Author Topic: Canada: Any cross country routes?  (Read 3642 times)

0 Members and 1 Guest are viewing this topic.

Offline BikeFreak

Canada: Any cross country routes?
« on: August 10, 2013, 06:32:30 am »

Similar to ACA routes, is there a Canadian cross country route (coast-coast) with listed campgrounds, grocery stores etc? Alternatively, what is the best option?


Offline Wuwei

Re: Canada: Any cross country routes?
« Reply #1 on: August 10, 2013, 04:36:09 pm »
Not to my knowledge and unfortunately most of the routes follow the Transcanada which is pretty bad except for BC and Alberta. Lots of heavy truck traffic and aggressive, impatient drivers.
Quebec and the Maritime Provinces offer some good routes though. 

I bought a book "Canada by Bicycle" by Steve Langston which I found helpful on my trip.
« Last Edit: August 11, 2013, 01:33:21 pm by Wuwei »

Offline Norsman

Re: Canada: Any cross country routes?
« Reply #2 on: August 13, 2013, 04:49:33 pm »
Langston's blog and book is the closest to a cross Canada route that anyone has published.  However, when I planned my route across the country, I found that there were many issues with his route. Most strange was his decision to exclude PEI, even though he went right by the province in his ride through New Brunswick. He also decided to take the long route through Newfoundland.  Most people start their ride in Newfoundland at Argentia, not Port aux Basques.

Most of the rest of his route is reasonable enough. For example I think his route through Manitoba was much better than the southern route I chose. Also be aware that what was open when he rode across Canada may now be closed.  There were a shocking number of restaurants and stores closed along my route.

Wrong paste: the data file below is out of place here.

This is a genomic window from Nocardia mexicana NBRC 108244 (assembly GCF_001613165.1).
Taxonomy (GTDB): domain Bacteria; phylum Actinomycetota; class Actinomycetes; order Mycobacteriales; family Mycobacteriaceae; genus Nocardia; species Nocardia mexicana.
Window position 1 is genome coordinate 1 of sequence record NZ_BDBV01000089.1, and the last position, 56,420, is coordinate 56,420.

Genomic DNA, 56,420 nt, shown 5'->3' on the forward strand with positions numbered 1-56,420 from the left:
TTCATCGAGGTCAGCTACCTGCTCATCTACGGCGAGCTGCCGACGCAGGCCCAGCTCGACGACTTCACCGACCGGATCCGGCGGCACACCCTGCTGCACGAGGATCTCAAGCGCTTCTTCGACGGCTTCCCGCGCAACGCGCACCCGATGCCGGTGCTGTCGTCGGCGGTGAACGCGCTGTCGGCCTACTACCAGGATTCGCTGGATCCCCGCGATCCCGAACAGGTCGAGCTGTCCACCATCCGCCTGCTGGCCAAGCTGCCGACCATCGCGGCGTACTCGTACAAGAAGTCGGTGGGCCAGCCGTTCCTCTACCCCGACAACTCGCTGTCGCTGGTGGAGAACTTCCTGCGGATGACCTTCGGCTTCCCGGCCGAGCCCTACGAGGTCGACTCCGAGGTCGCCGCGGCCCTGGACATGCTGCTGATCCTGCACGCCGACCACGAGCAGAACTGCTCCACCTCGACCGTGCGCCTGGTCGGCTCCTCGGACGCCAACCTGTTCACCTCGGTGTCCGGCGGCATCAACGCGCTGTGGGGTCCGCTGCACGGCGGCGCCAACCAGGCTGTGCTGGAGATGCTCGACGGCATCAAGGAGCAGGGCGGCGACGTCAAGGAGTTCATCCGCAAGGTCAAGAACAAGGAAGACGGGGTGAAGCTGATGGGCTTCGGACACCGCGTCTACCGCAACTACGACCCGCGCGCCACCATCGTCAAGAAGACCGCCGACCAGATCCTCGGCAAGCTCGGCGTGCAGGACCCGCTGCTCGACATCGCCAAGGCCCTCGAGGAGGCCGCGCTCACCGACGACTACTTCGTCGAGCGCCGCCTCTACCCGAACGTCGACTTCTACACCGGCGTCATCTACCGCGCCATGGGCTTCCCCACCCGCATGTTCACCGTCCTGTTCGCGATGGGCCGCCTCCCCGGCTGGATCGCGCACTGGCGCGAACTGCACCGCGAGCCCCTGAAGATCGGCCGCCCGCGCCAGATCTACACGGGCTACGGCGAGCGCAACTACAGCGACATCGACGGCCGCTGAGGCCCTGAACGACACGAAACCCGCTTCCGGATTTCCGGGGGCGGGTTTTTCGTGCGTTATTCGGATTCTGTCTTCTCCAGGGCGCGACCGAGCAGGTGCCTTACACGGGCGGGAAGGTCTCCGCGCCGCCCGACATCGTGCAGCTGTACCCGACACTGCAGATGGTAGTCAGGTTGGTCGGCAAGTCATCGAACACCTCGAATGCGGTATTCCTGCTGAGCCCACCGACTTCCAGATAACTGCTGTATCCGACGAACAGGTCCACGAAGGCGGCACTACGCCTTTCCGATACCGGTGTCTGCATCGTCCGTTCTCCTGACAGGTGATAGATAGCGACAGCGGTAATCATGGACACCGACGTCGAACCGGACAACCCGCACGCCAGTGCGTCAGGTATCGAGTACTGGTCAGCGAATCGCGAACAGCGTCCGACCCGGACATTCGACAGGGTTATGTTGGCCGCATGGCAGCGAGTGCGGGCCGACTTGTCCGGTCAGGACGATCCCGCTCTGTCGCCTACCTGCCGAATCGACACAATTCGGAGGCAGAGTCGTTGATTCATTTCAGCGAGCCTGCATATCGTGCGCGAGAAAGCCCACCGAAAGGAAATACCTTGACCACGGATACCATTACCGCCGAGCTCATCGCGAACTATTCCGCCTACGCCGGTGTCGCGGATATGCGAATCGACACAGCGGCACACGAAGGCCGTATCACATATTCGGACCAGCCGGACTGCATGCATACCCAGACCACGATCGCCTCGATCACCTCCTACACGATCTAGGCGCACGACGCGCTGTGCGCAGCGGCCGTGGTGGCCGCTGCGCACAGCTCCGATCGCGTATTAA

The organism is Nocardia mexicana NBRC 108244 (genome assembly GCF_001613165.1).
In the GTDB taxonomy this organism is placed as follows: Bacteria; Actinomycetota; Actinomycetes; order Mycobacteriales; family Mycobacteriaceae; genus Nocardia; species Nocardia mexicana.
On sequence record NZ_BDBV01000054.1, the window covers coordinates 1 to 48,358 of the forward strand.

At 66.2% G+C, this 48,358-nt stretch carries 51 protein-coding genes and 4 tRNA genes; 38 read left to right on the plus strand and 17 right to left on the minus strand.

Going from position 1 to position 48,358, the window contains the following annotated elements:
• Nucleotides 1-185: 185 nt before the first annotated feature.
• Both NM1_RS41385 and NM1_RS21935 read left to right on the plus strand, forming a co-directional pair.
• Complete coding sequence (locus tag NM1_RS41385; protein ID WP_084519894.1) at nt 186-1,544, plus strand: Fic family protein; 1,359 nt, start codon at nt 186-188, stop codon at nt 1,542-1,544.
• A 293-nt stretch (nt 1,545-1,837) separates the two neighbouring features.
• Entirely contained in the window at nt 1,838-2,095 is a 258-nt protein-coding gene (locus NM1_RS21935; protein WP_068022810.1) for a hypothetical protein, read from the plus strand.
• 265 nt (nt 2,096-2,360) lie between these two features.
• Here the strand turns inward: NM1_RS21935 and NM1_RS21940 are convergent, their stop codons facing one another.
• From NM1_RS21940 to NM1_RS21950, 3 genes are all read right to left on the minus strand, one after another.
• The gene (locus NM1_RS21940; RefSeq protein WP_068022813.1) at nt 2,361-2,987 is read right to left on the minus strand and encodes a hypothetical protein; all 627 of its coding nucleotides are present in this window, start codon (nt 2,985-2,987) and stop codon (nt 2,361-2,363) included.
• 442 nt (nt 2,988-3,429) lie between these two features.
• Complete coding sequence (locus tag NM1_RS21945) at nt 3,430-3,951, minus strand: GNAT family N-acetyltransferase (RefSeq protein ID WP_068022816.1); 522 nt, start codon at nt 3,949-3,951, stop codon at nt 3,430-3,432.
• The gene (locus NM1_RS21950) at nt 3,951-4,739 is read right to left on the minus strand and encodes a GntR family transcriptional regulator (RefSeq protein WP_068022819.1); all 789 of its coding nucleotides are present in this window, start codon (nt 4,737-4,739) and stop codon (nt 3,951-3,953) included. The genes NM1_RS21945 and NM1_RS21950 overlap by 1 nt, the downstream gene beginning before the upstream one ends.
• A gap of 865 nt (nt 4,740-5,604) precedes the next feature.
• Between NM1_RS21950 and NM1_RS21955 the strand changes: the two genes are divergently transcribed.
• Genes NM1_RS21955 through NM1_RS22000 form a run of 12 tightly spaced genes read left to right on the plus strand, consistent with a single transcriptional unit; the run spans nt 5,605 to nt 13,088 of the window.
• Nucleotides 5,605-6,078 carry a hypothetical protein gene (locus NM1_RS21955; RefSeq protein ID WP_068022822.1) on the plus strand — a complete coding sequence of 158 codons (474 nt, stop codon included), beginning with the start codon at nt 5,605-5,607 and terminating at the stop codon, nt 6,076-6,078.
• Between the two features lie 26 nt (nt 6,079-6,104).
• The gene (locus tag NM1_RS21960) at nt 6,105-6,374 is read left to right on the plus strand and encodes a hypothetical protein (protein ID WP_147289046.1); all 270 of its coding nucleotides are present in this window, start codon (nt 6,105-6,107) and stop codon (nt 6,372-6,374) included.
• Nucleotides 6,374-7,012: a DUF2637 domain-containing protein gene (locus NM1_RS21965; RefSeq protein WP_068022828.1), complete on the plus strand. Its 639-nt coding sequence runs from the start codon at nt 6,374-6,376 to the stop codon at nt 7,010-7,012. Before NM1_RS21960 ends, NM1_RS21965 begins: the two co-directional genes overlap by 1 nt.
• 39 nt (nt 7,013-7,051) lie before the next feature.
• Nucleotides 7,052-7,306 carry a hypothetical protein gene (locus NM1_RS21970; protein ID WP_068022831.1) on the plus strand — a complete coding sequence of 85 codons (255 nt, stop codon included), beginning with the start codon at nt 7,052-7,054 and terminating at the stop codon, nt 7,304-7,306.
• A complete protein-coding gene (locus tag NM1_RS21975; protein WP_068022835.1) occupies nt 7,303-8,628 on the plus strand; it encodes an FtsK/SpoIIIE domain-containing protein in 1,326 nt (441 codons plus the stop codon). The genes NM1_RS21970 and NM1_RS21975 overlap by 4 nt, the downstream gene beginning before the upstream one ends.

A very good source of information is the website. On the left side of the home page under Journals by Category choose Routes - North America then Canada then Cross Canada.  There are 125 journals listed. I used many of these to help with my planning.

Offline Wuwei

Re: Canada: Any cross country routes?
« Reply #3 on: August 13, 2013, 09:27:43 pm »
I quite enjoyed the long route through Newfoundland. Otherwise it's basically a one-day ride from Argentia to St John's. I added PEI to my route and am glad I did. I also went north to Jasper and came down the Icefields Parkway. That was a nice addition as well.
I did the trip west to east and had good tail winds across the prairies.
« Last Edit: August 13, 2013, 09:30:40 pm by Wuwei »

Offline Wuwei

Re: Canada: Any cross country routes?
« Reply #4 on: August 15, 2013, 11:24:09 am »
Another thing I found about Canada during my trip, campgrounds are expensive. You are often paying the same price as a family of four in a giant RV since there really are no hiker/biker sites available. Sometimes the price difference was about 10 dollars more for a hotel room so I ended up in hotels more often than usual. There are options for stealth camping if you do that though.

Offline geegee

Re: Canada: Any cross country routes?
« Reply #5 on: August 27, 2013, 11:58:59 pm »
I just finished my second ride across Canada, and this time, I used the Yellowhead Highway from the Pacific coast into the Prairies. I highly recommend this northerly route, the road is great for cycling with ample shoulders for most of the way, and the grades up the Rockies are not more than 6%.

Northern Ontario through the north shore of Lake Superior remains the biggest challenge of any true cross-Canada tour, as it is a hilly route with narrow shoulders. The traffic is relatively light though, and a with good rearview mirror and proper caution when large trucks are present, it is a very scenic route.

Here are some photos I took from the road on the western part of the route from the coast through the Rockies:

Hardly any traffic in the Queen Charlotte Islands:

Back in the BC mainland, the route through the Skeena Valley is superb, especially if you are there on a clear day:

Climbing into the interior:

I did get a bit of rain but not a lot

I was extremely lucky to have travelled through the Rockies on a stretch of clear cloudless days, with awesome views of Mt Robson:

Towards Alberta and up to the highway's highest point at Obed, east of the Rockies:

Offline Wuwei

Re: Canada: Any cross country routes?